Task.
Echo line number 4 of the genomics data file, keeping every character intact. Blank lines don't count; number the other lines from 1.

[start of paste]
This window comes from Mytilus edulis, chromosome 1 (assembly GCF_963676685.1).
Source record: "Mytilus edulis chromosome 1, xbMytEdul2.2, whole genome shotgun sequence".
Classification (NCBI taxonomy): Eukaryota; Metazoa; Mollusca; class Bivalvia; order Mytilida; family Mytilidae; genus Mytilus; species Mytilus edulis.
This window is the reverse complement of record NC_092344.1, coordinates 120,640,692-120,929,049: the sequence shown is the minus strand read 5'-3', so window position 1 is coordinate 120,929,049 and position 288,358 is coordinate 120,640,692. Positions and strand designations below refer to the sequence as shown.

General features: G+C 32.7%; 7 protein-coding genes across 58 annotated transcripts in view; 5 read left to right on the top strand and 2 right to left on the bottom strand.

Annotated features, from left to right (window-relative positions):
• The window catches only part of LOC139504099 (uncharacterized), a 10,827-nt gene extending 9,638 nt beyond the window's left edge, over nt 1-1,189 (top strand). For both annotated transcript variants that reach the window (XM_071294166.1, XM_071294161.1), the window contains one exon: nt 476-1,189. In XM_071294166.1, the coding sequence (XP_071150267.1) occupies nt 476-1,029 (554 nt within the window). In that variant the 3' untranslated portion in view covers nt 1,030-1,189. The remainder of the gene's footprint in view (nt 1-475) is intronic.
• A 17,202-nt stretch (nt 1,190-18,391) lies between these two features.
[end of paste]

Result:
This window is the reverse complement of record NC_092344.1, coordinates 120,640,692-120,929,049: the sequence shown is the minus strand read 5'-3', so window position 1 is coordinate 120,929,049 and position 288,358 is coordinate 120,640,692. Positions and strand designations below refer to the sequence as shown.